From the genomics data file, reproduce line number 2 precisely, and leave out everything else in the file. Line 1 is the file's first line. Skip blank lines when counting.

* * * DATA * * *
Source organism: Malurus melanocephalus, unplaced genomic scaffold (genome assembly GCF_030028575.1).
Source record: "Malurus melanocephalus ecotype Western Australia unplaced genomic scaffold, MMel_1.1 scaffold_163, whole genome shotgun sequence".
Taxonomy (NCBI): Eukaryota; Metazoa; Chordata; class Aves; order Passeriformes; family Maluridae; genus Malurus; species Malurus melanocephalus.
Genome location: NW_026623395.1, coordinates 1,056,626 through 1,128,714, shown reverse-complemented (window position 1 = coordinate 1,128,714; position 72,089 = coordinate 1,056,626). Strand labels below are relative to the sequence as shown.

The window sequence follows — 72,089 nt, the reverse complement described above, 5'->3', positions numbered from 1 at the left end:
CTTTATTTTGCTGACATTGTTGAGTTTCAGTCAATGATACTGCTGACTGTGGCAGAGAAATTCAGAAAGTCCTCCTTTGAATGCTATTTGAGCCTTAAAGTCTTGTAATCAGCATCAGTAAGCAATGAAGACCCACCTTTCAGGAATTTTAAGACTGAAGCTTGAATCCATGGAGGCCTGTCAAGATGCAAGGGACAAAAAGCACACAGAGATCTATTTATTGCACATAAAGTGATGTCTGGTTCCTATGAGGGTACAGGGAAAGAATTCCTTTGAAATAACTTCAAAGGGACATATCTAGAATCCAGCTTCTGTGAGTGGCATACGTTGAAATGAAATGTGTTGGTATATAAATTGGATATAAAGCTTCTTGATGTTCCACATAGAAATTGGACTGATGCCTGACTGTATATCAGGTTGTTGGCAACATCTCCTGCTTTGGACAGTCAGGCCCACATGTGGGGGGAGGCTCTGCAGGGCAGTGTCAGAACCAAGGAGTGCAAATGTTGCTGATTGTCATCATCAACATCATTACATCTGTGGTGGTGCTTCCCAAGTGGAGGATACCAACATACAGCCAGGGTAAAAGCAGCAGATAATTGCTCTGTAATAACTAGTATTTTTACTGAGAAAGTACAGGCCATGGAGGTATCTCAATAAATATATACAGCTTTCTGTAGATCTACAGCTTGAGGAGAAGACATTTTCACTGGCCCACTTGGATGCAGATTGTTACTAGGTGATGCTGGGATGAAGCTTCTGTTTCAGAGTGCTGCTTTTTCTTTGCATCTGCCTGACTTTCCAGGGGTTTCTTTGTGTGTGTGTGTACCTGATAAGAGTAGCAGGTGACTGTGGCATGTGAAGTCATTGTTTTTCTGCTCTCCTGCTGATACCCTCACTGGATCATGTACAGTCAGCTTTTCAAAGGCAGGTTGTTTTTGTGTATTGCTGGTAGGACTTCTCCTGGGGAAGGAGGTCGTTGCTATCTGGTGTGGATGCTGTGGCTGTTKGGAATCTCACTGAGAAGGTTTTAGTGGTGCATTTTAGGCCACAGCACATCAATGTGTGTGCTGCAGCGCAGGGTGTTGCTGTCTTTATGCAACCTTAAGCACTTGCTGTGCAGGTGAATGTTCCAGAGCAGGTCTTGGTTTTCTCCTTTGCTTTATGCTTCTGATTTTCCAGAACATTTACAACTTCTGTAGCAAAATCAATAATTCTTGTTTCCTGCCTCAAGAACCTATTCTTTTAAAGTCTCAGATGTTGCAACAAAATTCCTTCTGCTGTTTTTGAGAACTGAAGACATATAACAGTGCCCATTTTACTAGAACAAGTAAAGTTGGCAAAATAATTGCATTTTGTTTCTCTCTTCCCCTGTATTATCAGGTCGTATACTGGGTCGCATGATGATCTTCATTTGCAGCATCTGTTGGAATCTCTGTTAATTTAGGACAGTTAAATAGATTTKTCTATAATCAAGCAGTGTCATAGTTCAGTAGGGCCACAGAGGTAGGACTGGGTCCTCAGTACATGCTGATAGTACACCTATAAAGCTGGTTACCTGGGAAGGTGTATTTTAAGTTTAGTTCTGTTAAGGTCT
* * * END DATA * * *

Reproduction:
Source record: "Malurus melanocephalus ecotype Western Australia unplaced genomic scaffold, MMel_1.1 scaffold_163, whole genome shotgun sequence".